تفاوت های جنسیتی در کار گروهی و رقابت تیم
|کد مقاله||سال انتشار||مقاله انگلیسی||ترجمه فارسی||تعداد کلمات|
|4536||2011||12 صفحه PDF||سفارش دهید||8920 کلمه|
Publisher : Elsevier - Science Direct (الزویر - ساینس دایرکت)
Journal : Journal of Economic Psychology, Volume 32, Issue 5, October 2011, Pages 797–808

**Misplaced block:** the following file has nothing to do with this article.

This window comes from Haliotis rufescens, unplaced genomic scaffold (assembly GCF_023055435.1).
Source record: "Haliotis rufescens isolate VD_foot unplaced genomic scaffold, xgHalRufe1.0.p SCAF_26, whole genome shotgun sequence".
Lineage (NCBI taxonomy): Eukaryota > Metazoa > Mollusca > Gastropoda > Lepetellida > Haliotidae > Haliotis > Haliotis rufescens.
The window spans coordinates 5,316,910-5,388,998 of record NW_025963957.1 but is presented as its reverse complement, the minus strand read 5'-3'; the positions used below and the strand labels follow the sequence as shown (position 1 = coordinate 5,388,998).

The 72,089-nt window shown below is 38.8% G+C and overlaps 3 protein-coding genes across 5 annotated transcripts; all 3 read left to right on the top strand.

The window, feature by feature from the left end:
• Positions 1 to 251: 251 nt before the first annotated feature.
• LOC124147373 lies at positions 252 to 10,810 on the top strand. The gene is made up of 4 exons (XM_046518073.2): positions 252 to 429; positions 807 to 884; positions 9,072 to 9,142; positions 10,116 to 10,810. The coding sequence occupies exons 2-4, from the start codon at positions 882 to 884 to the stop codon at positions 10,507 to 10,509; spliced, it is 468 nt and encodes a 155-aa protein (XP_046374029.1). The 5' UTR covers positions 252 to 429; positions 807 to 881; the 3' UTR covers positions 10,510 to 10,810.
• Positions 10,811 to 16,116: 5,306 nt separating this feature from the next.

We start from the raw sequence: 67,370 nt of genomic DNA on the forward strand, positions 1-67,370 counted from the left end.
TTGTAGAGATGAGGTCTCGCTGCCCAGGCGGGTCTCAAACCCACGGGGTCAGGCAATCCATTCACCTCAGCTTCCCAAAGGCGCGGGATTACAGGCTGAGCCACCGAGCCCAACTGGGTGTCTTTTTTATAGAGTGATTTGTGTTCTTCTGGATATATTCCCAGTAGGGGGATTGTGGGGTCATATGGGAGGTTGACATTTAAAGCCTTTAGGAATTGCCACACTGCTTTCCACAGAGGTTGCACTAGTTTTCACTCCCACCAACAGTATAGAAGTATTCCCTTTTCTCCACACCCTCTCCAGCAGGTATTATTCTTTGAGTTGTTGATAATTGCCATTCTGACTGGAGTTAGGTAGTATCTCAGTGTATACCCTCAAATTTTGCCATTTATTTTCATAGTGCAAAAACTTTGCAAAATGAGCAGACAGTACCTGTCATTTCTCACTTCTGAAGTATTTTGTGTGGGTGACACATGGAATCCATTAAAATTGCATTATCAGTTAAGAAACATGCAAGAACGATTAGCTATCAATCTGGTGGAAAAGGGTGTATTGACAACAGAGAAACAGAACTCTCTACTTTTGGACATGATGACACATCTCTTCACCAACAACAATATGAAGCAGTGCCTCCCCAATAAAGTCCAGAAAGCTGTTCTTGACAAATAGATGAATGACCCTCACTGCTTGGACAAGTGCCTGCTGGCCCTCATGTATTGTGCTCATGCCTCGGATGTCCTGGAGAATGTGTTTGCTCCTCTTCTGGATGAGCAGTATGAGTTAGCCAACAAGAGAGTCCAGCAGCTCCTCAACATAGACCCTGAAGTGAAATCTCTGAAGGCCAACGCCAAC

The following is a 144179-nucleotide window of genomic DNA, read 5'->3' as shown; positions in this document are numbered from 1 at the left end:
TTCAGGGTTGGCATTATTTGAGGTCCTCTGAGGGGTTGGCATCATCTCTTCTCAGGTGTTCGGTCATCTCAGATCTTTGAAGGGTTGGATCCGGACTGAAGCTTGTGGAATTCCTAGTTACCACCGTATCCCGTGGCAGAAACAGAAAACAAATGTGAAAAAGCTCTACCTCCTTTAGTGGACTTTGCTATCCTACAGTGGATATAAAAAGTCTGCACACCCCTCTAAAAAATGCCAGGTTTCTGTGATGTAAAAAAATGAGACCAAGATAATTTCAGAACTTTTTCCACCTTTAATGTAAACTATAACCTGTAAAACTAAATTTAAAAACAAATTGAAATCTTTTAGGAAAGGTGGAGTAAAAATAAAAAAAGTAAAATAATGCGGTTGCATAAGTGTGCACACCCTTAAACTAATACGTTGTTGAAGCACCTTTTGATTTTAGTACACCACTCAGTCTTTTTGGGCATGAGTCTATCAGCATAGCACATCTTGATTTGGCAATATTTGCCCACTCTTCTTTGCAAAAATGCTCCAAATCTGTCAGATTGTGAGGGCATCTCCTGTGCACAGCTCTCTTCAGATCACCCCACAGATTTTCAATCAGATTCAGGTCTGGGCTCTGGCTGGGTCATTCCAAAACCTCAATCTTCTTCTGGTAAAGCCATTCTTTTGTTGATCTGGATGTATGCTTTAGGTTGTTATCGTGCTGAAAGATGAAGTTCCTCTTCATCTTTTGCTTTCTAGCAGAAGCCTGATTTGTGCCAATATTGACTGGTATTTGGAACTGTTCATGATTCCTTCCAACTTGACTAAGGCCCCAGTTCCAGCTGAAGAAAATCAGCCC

We study whether the gender performance gap is affected by the gender composition of teams. A real-effort experiment is employed with wages based either on the team’s performance, or on the outcome of a competition between teams. We find that, relative to a single-sex environment, gender diversity increases the gender performance gap with team pay whereas it decreases the gap with team competition. The results show that there can be a tension between the objective to maximize overall performance and to minimize gender inequality.